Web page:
by Michelle LaRowe
Editor in Chief
In my 15 plus years in the in-home childcare industry, one of the most common fears I’ve discovered parents considering hiring a nanny have is a fear that their nanny and children with develop too close of a bond and that their child will become more attached to his nanny than he is to his own mother. Recently I had a chance to catch up with Dr. Gary Bernard, a practicing child psychologist, and get his insight into the connections children form with their caregivers. Read on for what he had to share.
eNannySource: How important is quality childcare during the early years?
Dr. Barnard: The quality of childcare in the early years forms the foundation for security, trust, autonomy, self-regulation and much more. This is the first responsibility of parents. The second is to choose partners wisely to help parents be successful in this most important journey. Early childcare providers (parents, relatives, nannies, teachers or others) can effectively bond with children and present, consistently, a loving and interactive set of behaviors that promote a strong, secure and healthy attachment.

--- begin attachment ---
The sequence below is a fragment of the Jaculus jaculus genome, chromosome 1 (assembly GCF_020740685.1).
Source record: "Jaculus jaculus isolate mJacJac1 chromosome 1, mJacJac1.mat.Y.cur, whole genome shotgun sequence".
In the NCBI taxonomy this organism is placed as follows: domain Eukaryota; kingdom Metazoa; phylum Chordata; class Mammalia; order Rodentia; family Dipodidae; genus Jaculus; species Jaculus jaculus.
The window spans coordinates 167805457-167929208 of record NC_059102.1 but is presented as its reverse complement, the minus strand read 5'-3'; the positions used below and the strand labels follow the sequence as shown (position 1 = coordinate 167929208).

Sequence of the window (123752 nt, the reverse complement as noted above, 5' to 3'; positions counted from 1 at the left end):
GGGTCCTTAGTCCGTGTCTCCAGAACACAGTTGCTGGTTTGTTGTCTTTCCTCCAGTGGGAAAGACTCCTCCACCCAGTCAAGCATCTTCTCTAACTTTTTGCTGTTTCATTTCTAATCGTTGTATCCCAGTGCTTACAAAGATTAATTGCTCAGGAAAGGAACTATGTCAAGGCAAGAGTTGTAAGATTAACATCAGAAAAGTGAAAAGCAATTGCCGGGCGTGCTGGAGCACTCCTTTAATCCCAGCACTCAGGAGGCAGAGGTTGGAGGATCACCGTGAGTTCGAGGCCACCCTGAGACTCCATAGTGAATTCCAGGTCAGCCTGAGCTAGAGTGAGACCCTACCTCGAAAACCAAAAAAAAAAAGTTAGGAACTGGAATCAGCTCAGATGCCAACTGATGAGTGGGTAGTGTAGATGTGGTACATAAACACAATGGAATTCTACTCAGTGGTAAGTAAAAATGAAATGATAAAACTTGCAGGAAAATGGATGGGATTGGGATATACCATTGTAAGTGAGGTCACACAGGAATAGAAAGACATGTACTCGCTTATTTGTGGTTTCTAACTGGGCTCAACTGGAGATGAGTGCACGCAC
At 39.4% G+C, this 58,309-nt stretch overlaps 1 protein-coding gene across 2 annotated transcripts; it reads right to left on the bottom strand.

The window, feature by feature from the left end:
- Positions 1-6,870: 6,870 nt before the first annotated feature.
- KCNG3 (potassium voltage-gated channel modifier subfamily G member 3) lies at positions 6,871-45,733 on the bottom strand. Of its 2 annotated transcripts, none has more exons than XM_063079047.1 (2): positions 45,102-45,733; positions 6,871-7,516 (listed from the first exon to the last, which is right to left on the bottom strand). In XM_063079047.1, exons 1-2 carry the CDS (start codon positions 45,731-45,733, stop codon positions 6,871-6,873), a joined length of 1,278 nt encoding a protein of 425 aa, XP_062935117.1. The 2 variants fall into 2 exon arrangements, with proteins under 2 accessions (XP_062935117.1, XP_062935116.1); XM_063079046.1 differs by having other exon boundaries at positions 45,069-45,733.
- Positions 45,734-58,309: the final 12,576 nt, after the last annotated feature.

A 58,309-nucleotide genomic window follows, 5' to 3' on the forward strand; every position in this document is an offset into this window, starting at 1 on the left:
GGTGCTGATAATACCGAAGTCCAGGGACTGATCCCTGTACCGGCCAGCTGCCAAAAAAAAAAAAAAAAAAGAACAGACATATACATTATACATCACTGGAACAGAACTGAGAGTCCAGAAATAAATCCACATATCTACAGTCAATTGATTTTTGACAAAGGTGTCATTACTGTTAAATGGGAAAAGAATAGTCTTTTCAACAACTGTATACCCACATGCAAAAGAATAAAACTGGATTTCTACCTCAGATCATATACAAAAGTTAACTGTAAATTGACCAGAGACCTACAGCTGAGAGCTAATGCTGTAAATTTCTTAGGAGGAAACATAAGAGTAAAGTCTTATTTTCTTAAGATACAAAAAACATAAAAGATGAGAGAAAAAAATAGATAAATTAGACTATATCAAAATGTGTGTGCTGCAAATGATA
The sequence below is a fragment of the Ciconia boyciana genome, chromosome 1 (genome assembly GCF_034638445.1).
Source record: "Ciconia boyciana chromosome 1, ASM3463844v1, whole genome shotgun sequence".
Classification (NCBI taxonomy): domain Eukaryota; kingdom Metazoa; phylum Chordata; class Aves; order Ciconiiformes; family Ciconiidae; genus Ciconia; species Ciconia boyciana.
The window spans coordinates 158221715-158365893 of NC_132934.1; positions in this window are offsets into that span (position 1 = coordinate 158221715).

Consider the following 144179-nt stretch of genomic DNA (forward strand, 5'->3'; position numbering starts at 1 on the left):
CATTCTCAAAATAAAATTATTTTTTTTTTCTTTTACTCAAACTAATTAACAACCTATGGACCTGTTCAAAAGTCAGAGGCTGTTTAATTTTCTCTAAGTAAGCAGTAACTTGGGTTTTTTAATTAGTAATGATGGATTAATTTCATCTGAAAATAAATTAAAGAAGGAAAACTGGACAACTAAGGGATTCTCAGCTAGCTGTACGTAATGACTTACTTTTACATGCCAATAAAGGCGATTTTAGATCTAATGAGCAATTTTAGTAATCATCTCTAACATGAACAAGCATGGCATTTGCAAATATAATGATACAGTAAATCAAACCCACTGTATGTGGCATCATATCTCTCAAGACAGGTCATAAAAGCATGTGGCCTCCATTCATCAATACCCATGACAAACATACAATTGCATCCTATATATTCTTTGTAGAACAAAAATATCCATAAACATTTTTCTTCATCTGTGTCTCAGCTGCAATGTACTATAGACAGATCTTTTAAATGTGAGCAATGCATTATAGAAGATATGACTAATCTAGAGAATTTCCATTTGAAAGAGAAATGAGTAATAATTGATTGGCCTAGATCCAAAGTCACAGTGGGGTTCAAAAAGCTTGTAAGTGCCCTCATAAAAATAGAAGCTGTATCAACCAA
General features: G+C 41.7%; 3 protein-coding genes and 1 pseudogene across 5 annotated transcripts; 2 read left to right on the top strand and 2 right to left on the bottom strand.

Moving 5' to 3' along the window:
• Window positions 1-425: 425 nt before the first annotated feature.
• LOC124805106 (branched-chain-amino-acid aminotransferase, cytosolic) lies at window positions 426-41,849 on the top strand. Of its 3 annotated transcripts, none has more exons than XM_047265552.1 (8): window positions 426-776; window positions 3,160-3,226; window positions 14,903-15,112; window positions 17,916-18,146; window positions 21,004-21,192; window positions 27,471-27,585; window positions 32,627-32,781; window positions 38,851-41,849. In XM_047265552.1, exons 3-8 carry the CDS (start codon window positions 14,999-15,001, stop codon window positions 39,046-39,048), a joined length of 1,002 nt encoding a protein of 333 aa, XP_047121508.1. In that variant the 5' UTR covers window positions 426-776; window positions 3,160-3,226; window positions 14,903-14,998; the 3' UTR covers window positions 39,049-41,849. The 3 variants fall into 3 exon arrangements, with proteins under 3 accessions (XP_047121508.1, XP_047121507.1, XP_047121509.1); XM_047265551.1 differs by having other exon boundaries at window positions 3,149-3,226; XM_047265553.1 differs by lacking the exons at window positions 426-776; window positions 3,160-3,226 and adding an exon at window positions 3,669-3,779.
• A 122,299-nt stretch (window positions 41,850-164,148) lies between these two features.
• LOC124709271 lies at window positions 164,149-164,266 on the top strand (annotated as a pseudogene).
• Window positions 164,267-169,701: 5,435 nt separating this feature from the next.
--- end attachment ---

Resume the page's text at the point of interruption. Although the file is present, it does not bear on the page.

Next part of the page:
eNannySource: How do you define quality childcare?
Dr. Barnard: Research on secure attachments suggests that the quality of interactions between the caregiver and child are more important than the quantity of interactions. So…the quality of childcare is directly related to the caregiver’s understanding and ability to be available to the child with an organized set of behaviors that are socially appealing and interactive so that the needs of the child are met. These behaviors include, but are not limited to, affection, smiling, play, and being very knowledgeable and attentive to the developmental needs of the child. Secure attachment promotes healthy exploration and self-confidence for the child. Quality caregivers know the importance of helping children to learn how to do for themselves, so they can later learn how to do for others.
eNannySource: What do you say to parents who are concerned that their nanny has bonded too closely to their child?